Archive for August, 2011

ARBA Queen, Royalty, Management, Acheivement Application Writing Tips

August 17, 2011

Calling youth exhibitors! The entries for the 2011 ARBA youth contests that will be held at the ARBA convention will be due soon! The ARBA allows you to enter online this year.  Online entries are due September 10th! You can get all the details and enter here: http://arba.net/youth.htm

If you are planning to attend this year’s ARBA convention in Indianapolis, Indiana, (the dates are October 29th- November 2nd 2011) and are under age 19, you should definitely consider participating in the many contests offered for youth members!  They are the highlight of convention for many kids.  In fact, they are the whole reason that many youth even come.

Tips for Writing ARBA Queen, King, Prince, etc and Achievement / Management Applications

The application is a very important part of ARBA royalty.  The contests of Achievement and Management are application-only contests, which means you don’t have to be present at convention to participate or win.

These are just hints and tips I’ve gathered from my experience in completing ARBA applications.  I can’t guarantee them, but they seem to have served me well. (I won senior achievement in 2008 and was twice a runner-up for Queen.)   If you would like me to go over your application with you and make suggestions, I would be happy to do it — just email me at ellyn @ rabbitsmarties.com!    I’ve found it really helpful to have an older youth member review my applications for me!  Now for the tips…

Make sure you are using this year’s application. These are available at www.arba.net , then click on the youth page.   The applications are revised from year to year.  (For example, achievement is numbered differently in 2008 than 2007 – be careful!)

Rewrite your application each year. Granted, the forms are very similar if not identical from year to year.  But it is better not to just copy/paste from last year, for several reasons.  1) The applications do change (e.g. might change something from “list” to “tell about” )  2) You are a year older and your writing will be a year better.  The guidelines say your application should be “age appropriate”.  Why use a 10-year-old’s style when you are 11?  Furthermore, the more often you write something, the better it will be and the more chances you have for good ideas.  The thing to do is to write an answer from scratch, then compare to last year’s answer and use the best ideas out of each.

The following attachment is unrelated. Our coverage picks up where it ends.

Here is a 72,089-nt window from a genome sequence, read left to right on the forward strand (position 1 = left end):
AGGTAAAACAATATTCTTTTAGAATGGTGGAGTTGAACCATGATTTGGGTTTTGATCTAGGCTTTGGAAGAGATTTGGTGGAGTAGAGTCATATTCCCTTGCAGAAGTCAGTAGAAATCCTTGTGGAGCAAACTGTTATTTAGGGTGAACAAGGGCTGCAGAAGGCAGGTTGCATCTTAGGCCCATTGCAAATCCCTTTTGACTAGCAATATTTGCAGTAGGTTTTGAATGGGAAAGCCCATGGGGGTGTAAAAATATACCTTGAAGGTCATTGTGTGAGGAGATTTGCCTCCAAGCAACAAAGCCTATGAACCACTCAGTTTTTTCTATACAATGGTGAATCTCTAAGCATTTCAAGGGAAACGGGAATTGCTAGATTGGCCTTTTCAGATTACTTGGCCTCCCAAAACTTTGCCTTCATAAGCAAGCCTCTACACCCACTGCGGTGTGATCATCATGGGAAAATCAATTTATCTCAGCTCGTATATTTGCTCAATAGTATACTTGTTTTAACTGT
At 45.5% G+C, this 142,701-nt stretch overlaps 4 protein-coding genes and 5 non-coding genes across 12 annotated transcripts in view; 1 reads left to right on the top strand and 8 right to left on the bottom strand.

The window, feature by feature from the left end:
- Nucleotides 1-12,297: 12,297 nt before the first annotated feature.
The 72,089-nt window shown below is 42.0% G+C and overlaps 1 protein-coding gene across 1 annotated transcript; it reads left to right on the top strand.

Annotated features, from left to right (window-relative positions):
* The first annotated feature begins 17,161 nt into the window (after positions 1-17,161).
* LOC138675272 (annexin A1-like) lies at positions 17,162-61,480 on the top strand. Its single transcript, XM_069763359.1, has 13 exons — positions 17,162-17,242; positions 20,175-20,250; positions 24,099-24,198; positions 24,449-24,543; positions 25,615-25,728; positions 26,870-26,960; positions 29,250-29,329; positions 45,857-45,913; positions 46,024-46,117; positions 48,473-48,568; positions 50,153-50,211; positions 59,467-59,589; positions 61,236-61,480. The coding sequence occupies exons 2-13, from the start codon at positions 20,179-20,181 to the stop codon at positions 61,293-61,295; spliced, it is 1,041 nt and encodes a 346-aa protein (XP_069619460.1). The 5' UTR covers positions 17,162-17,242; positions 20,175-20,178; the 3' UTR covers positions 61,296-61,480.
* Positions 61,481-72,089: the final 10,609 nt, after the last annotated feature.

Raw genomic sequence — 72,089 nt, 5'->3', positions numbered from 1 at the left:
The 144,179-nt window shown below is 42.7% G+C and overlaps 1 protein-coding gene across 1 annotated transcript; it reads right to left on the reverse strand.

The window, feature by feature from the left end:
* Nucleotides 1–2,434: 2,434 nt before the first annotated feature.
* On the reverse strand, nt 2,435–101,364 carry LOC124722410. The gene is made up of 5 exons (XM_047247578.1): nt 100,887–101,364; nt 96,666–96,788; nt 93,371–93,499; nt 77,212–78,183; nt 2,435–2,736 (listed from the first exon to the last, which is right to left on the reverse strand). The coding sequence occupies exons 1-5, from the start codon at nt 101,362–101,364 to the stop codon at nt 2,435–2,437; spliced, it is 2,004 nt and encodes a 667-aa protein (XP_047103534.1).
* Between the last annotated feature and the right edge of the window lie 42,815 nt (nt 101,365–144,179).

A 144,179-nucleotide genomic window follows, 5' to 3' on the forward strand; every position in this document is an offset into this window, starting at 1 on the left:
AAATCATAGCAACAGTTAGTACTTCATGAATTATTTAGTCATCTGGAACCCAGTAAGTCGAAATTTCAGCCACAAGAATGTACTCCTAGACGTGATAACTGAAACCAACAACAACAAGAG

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Do breeders love their Rabbits? Excellent post by Keep’s Rabbitry

August 17, 2011

“Keepee” put up an excellent post the other day defending breeders against the accusations that animal rights activists and the House Rabbit Society makes about them.

Breeders DO love their rabbits and strive to take wonderful care of them, in many or most cases. Here’s proof: http://keepsrabbitry.blogspot.com/2011/08/oh-you-dont-love-your-animals.html

Rabbit Genetics Tutorial – Cutesy Chart for Easy Learning

August 2, 2011

Here’s a fun little tutorial on the very basics of hereditary genetics.

It’s very important that a rabbit breeder understands how their rabbits pass genes on to their offspring. Now not every trait has its own specific gene — I don’t think there’s a “low shoulders” gene, for instance. But with things like color genetics, malocclusion, and the wool gene, it’s easy to see how both parents contribute to the genotype of the offspring.

These easy-to-understand illustrations show how Mama and Poppa Rabbit pass on genes to their offspring, and how the line continues. These aren’t meant to be any specific color gene; don’t pay attention to the varieties of the rabbits in the photos.

easy to understand chart to show how baby rabbits get genes from bucks and does

Cute chart showing how baby rabbit get genes from their parents

how hereditary genetics work infographic with cute baby rabbits

These rules of inheritance apply to many bunny color genes series such as agouti and self [A and a], Dense and dilute [D and d], Black and Brown / Chocolate [B and b], Full-extension and non-extension [E and e] and Color Gmany more. The same principles apply for fur genes, the malocclusion gene… and much more.

Here’s the text version:

Poppa Rabbit has a purple gene and a yellow gene. Mama Rabbit has a purple gene and a blue gene. They both give one gene to junior, but it could be either gene; it’s a “random”
chance.

As it so happens, Junior got a purple gene from both parents.

Now suppose Junior met somebunny. Guess what happens …

BABY RABBITS!

Junior Rabbit has only two purple genes to give. He might pass on one or the other, but since they’re both purple, all babies will get a purple gene.

But Lady Rabbit can give both purple and blue genes. She gives a blue gene to two babies and a purple gene to one baby.
…and the cycle continues.

Rabbit Color Genetics guidebook for breedersIf you’d like more information about rabbit coat color, check out “A book About Bunny Colors,” the Practical Breeder’s Guide to Rabbit Coat Color!